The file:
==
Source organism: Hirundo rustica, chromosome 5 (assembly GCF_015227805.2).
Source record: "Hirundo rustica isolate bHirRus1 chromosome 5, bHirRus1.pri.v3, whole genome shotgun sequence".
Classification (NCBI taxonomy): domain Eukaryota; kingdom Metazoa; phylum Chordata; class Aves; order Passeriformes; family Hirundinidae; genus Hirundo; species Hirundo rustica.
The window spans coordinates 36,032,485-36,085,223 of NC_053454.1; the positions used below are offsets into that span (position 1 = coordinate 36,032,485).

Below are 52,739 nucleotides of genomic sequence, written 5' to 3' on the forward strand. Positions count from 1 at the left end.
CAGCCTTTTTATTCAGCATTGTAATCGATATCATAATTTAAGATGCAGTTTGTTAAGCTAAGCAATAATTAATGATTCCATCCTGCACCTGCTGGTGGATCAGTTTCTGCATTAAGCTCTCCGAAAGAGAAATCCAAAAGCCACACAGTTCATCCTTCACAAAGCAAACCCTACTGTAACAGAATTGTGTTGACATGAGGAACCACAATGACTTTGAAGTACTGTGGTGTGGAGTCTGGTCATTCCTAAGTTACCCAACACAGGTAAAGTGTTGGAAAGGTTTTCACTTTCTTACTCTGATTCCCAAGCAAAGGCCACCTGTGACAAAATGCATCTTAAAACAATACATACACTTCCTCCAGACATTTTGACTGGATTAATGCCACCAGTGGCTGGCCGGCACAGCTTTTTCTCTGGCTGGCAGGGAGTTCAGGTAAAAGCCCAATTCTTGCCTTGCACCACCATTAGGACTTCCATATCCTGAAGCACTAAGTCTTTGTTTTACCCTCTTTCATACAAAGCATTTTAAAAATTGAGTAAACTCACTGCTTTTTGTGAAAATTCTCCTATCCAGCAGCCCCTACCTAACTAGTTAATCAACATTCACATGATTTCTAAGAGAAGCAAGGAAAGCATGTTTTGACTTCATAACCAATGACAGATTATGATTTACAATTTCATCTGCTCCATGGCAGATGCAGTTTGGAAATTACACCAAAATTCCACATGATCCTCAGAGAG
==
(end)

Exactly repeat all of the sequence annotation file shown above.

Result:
Source organism: Hirundo rustica, chromosome 5 (assembly GCF_015227805.2).
Source record: "Hirundo rustica isolate bHirRus1 chromosome 5, bHirRus1.pri.v3, whole genome shotgun sequence".
Classification (NCBI taxonomy): domain Eukaryota; kingdom Metazoa; phylum Chordata; class Aves; order Passeriformes; family Hirundinidae; genus Hirundo; species Hirundo rustica.
The window spans coordinates 36,032,485-36,085,223 of NC_053454.1; the positions used below are offsets into that span (position 1 = coordinate 36,032,485).

Below are 52,739 nucleotides of genomic sequence, written 5' to 3' on the forward strand. Positions count from 1 at the left end.
CAGCCTTTTTATTCAGCATTGTAATCGATATCATAATTTAAGATGCAGTTTGTTAAGCTAAGCAATAATTAATGATTCCATCCTGCACCTGCTGGTGGATCAGTTTCTGCATTAAGCTCTCCGAAAGAGAAATCCAAAAGCCACACAGTTCATCCTTCACAAAGCAAACCCTACTGTAACAGAATTGTGTTGACATGAGGAACCACAATGACTTTGAAGTACTGTGGTGTGGAGTCTGGTCATTCCTAAGTTACCCAACACAGGTAAAGTGTTGGAAAGGTTTTCACTTTCTTACTCTGATTCCCAAGCAAAGGCCACCTGTGACAAAATGCATCTTAAAACAATACATACACTTCCTCCAGACATTTTGACTGGATTAATGCCACCAGTGGCTGGCCGGCACAGCTTTTTCTCTGGCTGGCAGGGAGTTCAGGTAAAAGCCCAATTCTTGCCTTGCACCACCATTAGGACTTCCATATCCTGAAGCACTAAGTCTTTGTTTTACCCTCTTTCATACAAAGCATTTTAAAAATTGAGTAAACTCACTGCTTTTTGTGAAAATTCTCCTATCCAGCAGCCCCTACCTAACTAGTTAATCAACATTCACATGATTTCTAAGAGAAGCAAGGAAAGCATGTTTTGACTTCATAACCAATGACAGATTATGATTTACAATTTCATCTGCTCCATGGCAGATGCAGTTTGGAAATTACACCAAAATTCCACATGATCCTCAGAGAG